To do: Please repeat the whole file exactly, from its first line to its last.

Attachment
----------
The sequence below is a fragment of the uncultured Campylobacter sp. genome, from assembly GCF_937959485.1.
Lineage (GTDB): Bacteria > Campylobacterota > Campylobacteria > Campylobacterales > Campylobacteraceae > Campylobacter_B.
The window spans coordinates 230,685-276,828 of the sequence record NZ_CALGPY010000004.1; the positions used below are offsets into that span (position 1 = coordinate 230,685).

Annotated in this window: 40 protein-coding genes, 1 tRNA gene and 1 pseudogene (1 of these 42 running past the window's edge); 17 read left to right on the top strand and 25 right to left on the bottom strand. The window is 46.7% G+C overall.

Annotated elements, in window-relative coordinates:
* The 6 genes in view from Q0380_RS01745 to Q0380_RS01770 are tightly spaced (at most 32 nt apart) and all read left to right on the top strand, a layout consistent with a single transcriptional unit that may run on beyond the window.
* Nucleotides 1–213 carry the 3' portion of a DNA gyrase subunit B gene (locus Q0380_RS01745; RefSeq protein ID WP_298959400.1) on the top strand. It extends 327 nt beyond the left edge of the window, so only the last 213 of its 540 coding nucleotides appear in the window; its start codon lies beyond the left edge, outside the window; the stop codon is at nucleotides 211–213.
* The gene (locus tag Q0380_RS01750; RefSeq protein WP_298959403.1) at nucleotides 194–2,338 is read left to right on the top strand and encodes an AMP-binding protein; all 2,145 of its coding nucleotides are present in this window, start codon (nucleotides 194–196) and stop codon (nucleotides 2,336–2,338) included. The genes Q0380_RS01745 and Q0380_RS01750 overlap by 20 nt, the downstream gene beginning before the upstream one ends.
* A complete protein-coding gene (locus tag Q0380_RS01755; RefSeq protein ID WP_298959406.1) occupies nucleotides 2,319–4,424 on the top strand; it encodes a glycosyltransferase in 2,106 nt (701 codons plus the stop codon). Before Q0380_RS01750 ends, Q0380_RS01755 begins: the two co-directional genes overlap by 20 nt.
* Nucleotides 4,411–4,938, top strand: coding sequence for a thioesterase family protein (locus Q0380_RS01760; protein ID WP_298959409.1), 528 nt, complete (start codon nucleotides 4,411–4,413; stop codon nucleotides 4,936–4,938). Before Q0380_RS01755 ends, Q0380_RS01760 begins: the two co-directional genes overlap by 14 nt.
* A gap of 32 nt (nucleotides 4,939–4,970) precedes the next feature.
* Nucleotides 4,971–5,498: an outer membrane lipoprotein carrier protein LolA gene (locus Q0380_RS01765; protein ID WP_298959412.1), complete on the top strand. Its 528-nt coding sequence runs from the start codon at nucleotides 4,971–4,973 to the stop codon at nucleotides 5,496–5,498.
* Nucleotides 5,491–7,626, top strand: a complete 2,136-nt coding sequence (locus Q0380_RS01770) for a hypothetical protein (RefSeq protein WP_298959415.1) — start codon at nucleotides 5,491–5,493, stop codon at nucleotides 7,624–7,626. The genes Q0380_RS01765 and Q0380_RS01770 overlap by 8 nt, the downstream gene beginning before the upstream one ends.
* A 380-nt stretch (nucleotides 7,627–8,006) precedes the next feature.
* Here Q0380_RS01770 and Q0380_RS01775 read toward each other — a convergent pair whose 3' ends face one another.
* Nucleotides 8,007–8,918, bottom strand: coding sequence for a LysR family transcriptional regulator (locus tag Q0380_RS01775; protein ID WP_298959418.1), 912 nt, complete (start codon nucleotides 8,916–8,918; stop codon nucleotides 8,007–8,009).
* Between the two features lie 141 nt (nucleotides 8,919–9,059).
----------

The sequence below is a fragment of the uncultured Campylobacter sp. genome, from assembly GCF_937959485.1.
Lineage (GTDB): Bacteria > Campylobacterota > Campylobacteria > Campylobacterales > Campylobacteraceae > Campylobacter_B.
The window spans coordinates 230,685-276,828 of the sequence record NZ_CALGPY010000004.1; the positions used below are offsets into that span (position 1 = coordinate 230,685).

Annotated in this window: 40 protein-coding genes, 1 tRNA gene and 1 pseudogene (1 of these 42 running past the window's edge); 17 read left to right on the top strand and 25 right to left on the bottom strand. The window is 46.7% G+C overall.

Annotated elements, in window-relative coordinates:
* The 6 genes in view from Q0380_RS01745 to Q0380_RS01770 are tightly spaced (at most 32 nt apart) and all read left to right on the top strand, a layout consistent with a single transcriptional unit that may run on beyond the window.
* Nucleotides 1–213 carry the 3' portion of a DNA gyrase subunit B gene (locus Q0380_RS01745; RefSeq protein ID WP_298959400.1) on the top strand. It extends 327 nt beyond the left edge of the window, so only the last 213 of its 540 coding nucleotides appear in the window; its start codon lies beyond the left edge, outside the window; the stop codon is at nucleotides 211–213.
* The gene (locus tag Q0380_RS01750; RefSeq protein WP_298959403.1) at nucleotides 194–2,338 is read left to right on the top strand and encodes an AMP-binding protein; all 2,145 of its coding nucleotides are present in this window, start codon (nucleotides 194–196) and stop codon (nucleotides 2,336–2,338) included. The genes Q0380_RS01745 and Q0380_RS01750 overlap by 20 nt, the downstream gene beginning before the upstream one ends.
* A complete protein-coding gene (locus tag Q0380_RS01755; RefSeq protein ID WP_298959406.1) occupies nucleotides 2,319–4,424 on the top strand; it encodes a glycosyltransferase in 2,106 nt (701 codons plus the stop codon). Before Q0380_RS01750 ends, Q0380_RS01755 begins: the two co-directional genes overlap by 20 nt.
* Nucleotides 4,411–4,938, top strand: coding sequence for a thioesterase family protein (locus Q0380_RS01760; protein ID WP_298959409.1), 528 nt, complete (start codon nucleotides 4,411–4,413; stop codon nucleotides 4,936–4,938). Before Q0380_RS01755 ends, Q0380_RS01760 begins: the two co-directional genes overlap by 14 nt.
* A gap of 32 nt (nucleotides 4,939–4,970) precedes the next feature.
* Nucleotides 4,971–5,498: an outer membrane lipoprotein carrier protein LolA gene (locus Q0380_RS01765; protein ID WP_298959412.1), complete on the top strand. Its 528-nt coding sequence runs from the start codon at nucleotides 4,971–4,973 to the stop codon at nucleotides 5,496–5,498.
* Nucleotides 5,491–7,626, top strand: a complete 2,136-nt coding sequence (locus Q0380_RS01770) for a hypothetical protein (RefSeq protein WP_298959415.1) — start codon at nucleotides 5,491–5,493, stop codon at nucleotides 7,624–7,626. The genes Q0380_RS01765 and Q0380_RS01770 overlap by 8 nt, the downstream gene beginning before the upstream one ends.
* A 380-nt stretch (nucleotides 7,627–8,006) precedes the next feature.
* Here Q0380_RS01770 and Q0380_RS01775 read toward each other — a convergent pair whose 3' ends face one another.
* Nucleotides 8,007–8,918, bottom strand: coding sequence for a LysR family transcriptional regulator (locus tag Q0380_RS01775; protein ID WP_298959418.1), 912 nt, complete (start codon nucleotides 8,916–8,918; stop codon nucleotides 8,007–8,009).
* Between the two features lie 141 nt (nucleotides 8,919–9,059).